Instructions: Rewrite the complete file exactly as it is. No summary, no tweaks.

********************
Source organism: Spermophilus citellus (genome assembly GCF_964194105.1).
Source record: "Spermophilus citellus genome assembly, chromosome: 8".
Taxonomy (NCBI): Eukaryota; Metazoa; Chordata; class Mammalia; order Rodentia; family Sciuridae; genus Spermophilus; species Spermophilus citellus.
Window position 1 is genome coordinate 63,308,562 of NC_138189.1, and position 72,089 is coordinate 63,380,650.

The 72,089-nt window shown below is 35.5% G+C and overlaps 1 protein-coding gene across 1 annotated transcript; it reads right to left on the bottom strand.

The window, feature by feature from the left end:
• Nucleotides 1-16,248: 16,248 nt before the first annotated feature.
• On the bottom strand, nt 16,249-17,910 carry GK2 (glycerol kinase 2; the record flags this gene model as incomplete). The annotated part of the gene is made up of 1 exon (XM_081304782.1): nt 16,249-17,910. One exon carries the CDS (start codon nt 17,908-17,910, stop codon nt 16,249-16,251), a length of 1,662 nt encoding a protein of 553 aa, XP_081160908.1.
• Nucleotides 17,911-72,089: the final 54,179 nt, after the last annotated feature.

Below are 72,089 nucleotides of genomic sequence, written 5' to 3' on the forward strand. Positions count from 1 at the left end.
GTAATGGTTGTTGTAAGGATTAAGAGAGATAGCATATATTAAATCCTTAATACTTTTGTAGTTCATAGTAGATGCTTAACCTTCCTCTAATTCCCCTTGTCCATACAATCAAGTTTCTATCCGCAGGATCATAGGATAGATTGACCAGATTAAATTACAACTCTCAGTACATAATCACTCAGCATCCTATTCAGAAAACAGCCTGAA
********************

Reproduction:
Source organism: Spermophilus citellus (genome assembly GCF_964194105.1).
Source record: "Spermophilus citellus genome assembly, chromosome: 8".
Taxonomy (NCBI): Eukaryota; Metazoa; Chordata; class Mammalia; order Rodentia; family Sciuridae; genus Spermophilus; species Spermophilus citellus.
Window position 1 is genome coordinate 63,308,562 of NC_138189.1, and position 72,089 is coordinate 63,380,650.

The 72,089-nt window shown below is 35.5% G+C and overlaps 1 protein-coding gene across 1 annotated transcript; it reads right to left on the bottom strand.

The window, feature by feature from the left end:
• Nucleotides 1-16,248: 16,248 nt before the first annotated feature.
• On the bottom strand, nt 16,249-17,910 carry GK2 (glycerol kinase 2; the record flags this gene model as incomplete). The annotated part of the gene is made up of 1 exon (XM_081304782.1): nt 16,249-17,910. One exon carries the CDS (start codon nt 17,908-17,910, stop codon nt 16,249-16,251), a length of 1,662 nt encoding a protein of 553 aa, XP_081160908.1.
• Nucleotides 17,911-72,089: the final 54,179 nt, after the last annotated feature.

Below are 72,089 nucleotides of genomic sequence, written 5' to 3' on the forward strand. Positions count from 1 at the left end.
GTAATGGTTGTTGTAAGGATTAAGAGAGATAGCATATATTAAATCCTTAATACTTTTGTAGTTCATAGTAGATGCTTAACCTTCCTCTAATTCCCCTTGTCCATACAATCAAGTTTCTATCCGCAGGATCATAGGATAGATTGACCAGATTAAATTACAACTCTCAGTACATAATCACTCAGCATCCTATTCAGAAAACAGCCTGAA